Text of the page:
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Match Reports
Spurs v Charlton, 02.11.98

This report is courtesy of Brian Judson of the "Spurs list"

Monday, November 2nd, 1998
FA Carling Premiership

Tottenham Hotspur : Baardsen; Carr, Scales, Campbell, Edinburgh; Fox (sub Allen, 86), Anderton, Calderwood, Nielsen, Sinton (sub Clemence, 86); Armstrong.

Substitutes *NOT* used : Walker, Dominguez, Vega.

Goalscorers : Nielsen, 48; Armstrong, 58.

Booked : Calderwood, Edinburgh.

Charlton Athletic : Ilic; Mills, Rufus (sub Robinson, 41), Tiler, Youds, Powell; Kinsella, Redfearn (sub Brown, 83), Mortimer (sub S Jones, 62); Mendorca, Hunt.

Substitutes *NOT* used : Petterson, K Jones.

Goalscorer : Hunt, 33, 75

Booked : Tiler, Mortimer, Kinsella.

Referee : M Reed (Birmingham).

Attendance : 32,202.

Tottenham displayed their Jekyll and Hyde characters throughout the match. One moment they were playing like champions; the next they were absolute crap. But it was clear for all to see that George Graham's influence is already at work. Charlton had great difficulty in beating Tottenham's offside trap. There may not yet be the synchronised arm waving but the influence of Highbury was there as Hunt and Mendorca were frequently pulled up sharp by the linesman.

When Sky announced the line-up, I was astounded to see Tottenham were adopting a 4-5-1 (copyright David Pleat circa 1986-87) and that Steffan Iversen was missing. I have since discovered Iversen was injured in training so it is clear that, despite Graham, some things never seem to change. But I felt it was expecting too much to leave everything in the hands of Armstrong, whose confidence has been low this season.

Charlton were paying their first visit to Tottenham since 1990. They have done well to climb back to the Premiership since they have never been a rich outfit and have to survive on other people's cast-offs. They have won a lot of friends with their open football.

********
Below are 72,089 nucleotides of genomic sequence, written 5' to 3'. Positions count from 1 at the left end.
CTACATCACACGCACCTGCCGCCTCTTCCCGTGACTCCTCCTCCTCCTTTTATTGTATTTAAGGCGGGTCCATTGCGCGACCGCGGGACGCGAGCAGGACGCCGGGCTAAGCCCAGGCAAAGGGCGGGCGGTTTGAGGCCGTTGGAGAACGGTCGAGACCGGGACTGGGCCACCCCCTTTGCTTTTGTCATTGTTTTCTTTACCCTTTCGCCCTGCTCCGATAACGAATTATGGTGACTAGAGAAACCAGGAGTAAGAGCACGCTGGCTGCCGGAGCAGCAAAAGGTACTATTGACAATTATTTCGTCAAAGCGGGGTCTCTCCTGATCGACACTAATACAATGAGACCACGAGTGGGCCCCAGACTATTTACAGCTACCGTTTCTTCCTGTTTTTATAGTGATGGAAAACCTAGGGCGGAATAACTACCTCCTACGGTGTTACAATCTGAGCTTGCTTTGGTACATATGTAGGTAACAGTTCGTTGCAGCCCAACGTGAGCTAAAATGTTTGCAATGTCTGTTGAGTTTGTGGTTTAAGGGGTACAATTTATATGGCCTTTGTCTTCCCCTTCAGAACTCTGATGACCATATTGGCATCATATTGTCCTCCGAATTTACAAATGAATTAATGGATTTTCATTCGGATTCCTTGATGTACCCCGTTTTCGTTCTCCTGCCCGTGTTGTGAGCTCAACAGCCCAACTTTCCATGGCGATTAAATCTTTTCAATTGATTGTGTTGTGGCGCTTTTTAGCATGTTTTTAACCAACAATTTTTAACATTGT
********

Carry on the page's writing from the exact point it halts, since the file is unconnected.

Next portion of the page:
Tottenham almost made a dramatic start to the game. Anderton almost scored after barely 90 seconds of the game. Charlton then shone for a while before Tottenham suddenly woke up again.

Whilst Tottenham slumbered, Charlton snatched the lead. It was a well-planned goal. Carl Tiler sent a long ball to Mendorca. Mendorca chested the ball down to Paul Mortimer. Mortimer passed the ball to Mendorca, whose shot hit the base of the far post and rebounded to Hunt. Hunt had only to tap the ball home.

Manager Graham was not been best pleased by Tottenham's performance. The Sky cameras caught him making a point forcefully to David Pleat high in the Stands and Pleat, nodding like a frightened rabbit, agreeing.

Tottenham fought back like tigers. Their tackling was sometimes ill-judged. One such tackle led to the premature departure of Rufus, who had attempted to limp on for several minutes.

Allan Nielsen equalised soon after half-time. Anderton sent Carr away down the wing. Carr's pinpoint centre was met by Nielsen, who timed his run to perfection, and crashed the ball home in a manner reminiscent of Dave Mackay.

Six minutes later, Tottenham were ahead. I found it ironical the best move of the game was produced by the three most criticised Tottenham players. Fox sent Edinburgh away down the left. His centre was accurate for once and Armstrong headed home by the far post. Tiler was to blame for that goal because he should have been marking Armstrong. One cannot completely blame Tiler because Armstrong's shooting up to that point had been woeful with one attempt even ending up as a throw-in to Charlton.

Spurs seemed to think they had done enough and eased off the pressure, despite the shouts from the enraged Graham on the touch-line.

Charlton's equaliser had a touch of drama to it. Steve Jones challenged Edinburgh, who collapsed in a heap. Tottenham protested heatedly to the referee who waved play on. Jones lobbed the ball to Hunt for the latter player to sweep behind Baardsen.

Late on, Campbell was foiled when Kinsella cleared the ball off the line. Anderton saw a free-kick saved by Ilic. But, in truth, Tottenham did not deserve to win.

On the basis of what I saw through the medium of Sky, there seems little doubt that George Graham has exploded a few bombs under the backside of some of Tottenham's prima donnas. This is a very welcome development as player power has been too prevalent at Tottenham for too long. There are signs that this season we will be figuring nearer to the top of the table than at the bottom.

I'm now looking forward to watching Spurs at Liverpool next week. COME ON YOU SPURS!

Brian Judson's preview

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